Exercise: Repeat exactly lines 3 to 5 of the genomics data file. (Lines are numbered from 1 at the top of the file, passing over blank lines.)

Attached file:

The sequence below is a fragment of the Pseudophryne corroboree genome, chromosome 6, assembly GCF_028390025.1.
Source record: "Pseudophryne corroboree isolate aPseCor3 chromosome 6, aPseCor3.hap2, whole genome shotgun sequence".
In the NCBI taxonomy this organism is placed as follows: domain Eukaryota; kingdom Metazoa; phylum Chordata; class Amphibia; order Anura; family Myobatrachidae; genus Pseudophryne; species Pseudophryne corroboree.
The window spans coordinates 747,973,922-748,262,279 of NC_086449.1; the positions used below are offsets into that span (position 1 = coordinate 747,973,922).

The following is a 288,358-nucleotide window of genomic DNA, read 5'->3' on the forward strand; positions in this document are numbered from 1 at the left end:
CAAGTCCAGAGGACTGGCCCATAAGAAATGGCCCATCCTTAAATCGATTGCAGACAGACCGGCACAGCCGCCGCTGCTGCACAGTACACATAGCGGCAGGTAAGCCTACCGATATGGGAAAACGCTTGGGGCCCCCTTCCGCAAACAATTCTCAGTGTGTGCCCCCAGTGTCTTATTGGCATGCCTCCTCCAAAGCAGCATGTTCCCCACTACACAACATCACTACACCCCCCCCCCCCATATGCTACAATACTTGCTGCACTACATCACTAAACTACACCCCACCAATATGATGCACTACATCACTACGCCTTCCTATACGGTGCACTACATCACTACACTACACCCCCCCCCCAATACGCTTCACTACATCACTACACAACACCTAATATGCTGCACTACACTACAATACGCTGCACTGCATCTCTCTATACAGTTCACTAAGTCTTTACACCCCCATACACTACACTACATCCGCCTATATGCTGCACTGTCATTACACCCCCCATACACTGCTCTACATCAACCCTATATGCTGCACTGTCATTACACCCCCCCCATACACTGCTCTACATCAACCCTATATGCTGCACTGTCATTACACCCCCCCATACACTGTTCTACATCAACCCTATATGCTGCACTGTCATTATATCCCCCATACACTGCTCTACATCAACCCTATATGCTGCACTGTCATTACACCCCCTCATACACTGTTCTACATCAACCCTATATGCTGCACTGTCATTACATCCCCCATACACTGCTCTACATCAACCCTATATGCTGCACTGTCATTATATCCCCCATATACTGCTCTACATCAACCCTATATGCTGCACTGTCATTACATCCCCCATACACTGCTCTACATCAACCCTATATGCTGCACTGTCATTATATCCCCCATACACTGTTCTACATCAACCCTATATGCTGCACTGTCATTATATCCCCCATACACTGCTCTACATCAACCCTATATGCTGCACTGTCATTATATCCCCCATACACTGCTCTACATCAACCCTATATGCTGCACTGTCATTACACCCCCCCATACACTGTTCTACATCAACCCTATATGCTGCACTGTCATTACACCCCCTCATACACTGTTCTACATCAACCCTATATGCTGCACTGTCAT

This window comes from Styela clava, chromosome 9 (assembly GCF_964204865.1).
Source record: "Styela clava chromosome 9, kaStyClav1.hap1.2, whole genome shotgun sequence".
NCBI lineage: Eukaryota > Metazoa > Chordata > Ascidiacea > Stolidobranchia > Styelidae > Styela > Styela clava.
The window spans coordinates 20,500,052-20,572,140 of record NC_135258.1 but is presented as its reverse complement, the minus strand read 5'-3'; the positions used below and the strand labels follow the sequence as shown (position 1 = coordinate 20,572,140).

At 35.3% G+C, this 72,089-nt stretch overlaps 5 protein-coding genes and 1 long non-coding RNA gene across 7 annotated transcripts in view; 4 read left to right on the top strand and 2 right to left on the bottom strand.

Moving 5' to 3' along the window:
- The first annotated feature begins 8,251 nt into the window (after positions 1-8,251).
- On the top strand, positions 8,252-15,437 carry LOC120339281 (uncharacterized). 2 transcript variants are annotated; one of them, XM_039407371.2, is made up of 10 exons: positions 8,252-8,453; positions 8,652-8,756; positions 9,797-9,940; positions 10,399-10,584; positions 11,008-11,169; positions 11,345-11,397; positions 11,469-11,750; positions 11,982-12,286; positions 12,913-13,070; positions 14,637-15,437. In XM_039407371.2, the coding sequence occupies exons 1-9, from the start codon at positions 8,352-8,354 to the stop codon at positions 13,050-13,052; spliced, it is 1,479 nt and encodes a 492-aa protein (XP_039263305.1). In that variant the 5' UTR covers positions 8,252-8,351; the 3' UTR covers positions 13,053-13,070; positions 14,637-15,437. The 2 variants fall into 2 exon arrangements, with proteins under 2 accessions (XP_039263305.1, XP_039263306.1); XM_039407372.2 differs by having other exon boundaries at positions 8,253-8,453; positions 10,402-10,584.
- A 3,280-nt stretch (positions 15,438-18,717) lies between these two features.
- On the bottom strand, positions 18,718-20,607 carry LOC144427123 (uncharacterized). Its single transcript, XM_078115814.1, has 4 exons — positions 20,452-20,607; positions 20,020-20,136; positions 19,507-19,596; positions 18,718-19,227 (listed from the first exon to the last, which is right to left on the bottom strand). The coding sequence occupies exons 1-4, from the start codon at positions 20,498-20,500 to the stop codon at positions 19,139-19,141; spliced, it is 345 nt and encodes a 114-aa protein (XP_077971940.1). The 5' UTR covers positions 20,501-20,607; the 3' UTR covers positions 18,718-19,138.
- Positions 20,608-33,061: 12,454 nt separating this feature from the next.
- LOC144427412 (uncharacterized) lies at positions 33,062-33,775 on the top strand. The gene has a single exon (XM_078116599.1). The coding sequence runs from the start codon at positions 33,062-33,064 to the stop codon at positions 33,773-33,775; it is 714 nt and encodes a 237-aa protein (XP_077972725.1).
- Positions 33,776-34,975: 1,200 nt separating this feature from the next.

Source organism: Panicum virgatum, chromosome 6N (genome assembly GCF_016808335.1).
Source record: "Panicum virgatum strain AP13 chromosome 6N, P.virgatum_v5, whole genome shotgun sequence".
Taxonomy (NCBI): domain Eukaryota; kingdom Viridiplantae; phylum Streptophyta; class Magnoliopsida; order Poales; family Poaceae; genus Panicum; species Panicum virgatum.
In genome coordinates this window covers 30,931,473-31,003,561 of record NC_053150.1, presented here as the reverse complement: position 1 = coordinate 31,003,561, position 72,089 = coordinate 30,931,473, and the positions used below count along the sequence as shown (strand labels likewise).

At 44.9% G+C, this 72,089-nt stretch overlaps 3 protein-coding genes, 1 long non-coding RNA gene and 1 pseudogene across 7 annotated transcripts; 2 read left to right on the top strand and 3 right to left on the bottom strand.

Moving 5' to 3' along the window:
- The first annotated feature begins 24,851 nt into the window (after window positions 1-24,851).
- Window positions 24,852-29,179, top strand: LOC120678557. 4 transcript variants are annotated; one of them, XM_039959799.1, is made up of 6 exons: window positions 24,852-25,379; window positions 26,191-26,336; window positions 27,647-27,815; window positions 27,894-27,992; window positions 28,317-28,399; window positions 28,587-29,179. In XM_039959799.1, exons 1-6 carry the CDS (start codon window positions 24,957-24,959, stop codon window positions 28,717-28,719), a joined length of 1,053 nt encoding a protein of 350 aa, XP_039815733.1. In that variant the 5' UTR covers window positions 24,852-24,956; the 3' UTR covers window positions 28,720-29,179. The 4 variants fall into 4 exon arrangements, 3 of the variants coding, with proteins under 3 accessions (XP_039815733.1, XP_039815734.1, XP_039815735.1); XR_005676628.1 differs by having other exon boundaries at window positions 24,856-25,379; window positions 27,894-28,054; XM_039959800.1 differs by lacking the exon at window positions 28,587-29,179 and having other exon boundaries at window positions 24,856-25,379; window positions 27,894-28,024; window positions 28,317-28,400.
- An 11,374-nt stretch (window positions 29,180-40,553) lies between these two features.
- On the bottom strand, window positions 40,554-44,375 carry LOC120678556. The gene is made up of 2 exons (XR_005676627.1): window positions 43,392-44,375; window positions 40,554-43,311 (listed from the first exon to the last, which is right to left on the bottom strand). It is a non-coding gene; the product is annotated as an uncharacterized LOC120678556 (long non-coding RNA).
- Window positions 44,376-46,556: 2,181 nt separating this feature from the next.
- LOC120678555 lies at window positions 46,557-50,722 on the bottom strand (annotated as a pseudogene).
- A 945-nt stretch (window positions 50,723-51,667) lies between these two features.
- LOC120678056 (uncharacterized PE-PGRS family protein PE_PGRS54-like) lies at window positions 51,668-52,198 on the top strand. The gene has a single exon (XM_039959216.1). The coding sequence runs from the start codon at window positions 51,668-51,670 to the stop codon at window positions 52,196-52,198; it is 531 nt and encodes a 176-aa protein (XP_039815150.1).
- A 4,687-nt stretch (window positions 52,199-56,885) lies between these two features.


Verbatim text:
In the NCBI taxonomy this organism is placed as follows: domain Eukaryota; kingdom Metazoa; phylum Chordata; class Amphibia; order Anura; family Myobatrachidae; genus Pseudophryne; species Pseudophryne corroboree.
The window spans coordinates 747,973,922-748,262,279 of NC_086449.1; the positions used below are offsets into that span (position 1 = coordinate 747,973,922).

The following is a 288,358-nucleotide window of genomic DNA, read 5'->3' on the forward strand; positions in this document are numbered from 1 at the left end: